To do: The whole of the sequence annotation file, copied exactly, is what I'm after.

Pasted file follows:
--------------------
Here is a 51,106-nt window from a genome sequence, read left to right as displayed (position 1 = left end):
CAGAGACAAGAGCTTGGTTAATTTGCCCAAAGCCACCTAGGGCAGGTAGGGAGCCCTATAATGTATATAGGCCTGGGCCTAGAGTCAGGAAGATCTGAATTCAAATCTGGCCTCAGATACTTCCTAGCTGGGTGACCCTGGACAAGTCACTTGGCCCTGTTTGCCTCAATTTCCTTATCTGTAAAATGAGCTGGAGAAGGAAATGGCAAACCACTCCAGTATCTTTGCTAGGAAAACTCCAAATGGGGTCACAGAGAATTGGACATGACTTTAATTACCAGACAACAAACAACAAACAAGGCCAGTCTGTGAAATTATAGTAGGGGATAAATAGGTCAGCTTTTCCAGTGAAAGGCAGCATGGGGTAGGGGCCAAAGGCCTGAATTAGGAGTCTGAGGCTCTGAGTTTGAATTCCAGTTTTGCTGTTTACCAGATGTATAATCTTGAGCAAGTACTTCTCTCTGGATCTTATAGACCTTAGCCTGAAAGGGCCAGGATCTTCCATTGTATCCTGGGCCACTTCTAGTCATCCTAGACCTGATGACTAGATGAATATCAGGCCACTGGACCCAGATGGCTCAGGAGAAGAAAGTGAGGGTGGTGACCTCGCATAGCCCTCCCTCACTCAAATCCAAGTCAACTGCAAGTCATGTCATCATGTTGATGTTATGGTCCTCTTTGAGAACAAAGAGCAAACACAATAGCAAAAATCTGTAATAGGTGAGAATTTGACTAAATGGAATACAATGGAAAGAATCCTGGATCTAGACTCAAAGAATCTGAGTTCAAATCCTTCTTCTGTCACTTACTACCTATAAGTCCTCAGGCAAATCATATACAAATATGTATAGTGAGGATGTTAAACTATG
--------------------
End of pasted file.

Here is a 51,106-nt window from a genome sequence, read left to right as displayed (position 1 = left end):
CAGAGACAAGAGCTTGGTTAATTTGCCCAAAGCCACCTAGGGCAGGTAGGGAGCCCTATAATGTATATAGGCCTGGGCCTAGAGTCAGGAAGATCTGAATTCAAATCTGGCCTCAGATACTTCCTAGCTGGGTGACCCTGGACAAGTCACTTGGCCCTGTTTGCCTCAATTTCCTTATCTGTAAAATGAGCTGGAGAAGGAAATGGCAAACCACTCCAGTATCTTTGCTAGGAAAACTCCAAATGGGGTCACAGAGAATTGGACATGACTTTAATTACCAGACAACAAACAACAAACAAGGCCAGTCTGTGAAATTATAGTAGGGGATAAATAGGTCAGCTTTTCCAGTGAAAGGCAGCATGGGGTAGGGGCCAAAGGCCTGAATTAGGAGTCTGAGGCTCTGAGTTTGAATTCCAGTTTTGCTGTTTACCAGATGTATAATCTTGAGCAAGTACTTCTCTCTGGATCTTATAGACCTTAGCCTGAAAGGGCCAGGATCTTCCATTGTATCCTGGGCCACTTCTAGTCATCCTAGACCTGATGACTAGATGAATATCAGGCCACTGGACCCAGATGGCTCAGGAGAAGAAAGTGAGGGTGGTGACCTCGCATAGCCCTCCCTCACTCAAATCCAAGTCAACTGCAAGTCATGTCATCATGTTGATGTTATGGTCCTCTTTGAGAACAAAGAGCAAACACAATAGCAAAAATCTGTAATAGGTGAGAATTTGACTAAATGGAATACAATGGAAAGAATCCTGGATCTAGACTCAAAGAATCTGAGTTCAAATCCTTCTTCTGTCACTTACTACCTATAAGTCCTCAGGCAAATCATATACAAATATGTATAGTGAGGATGTTAAACTATG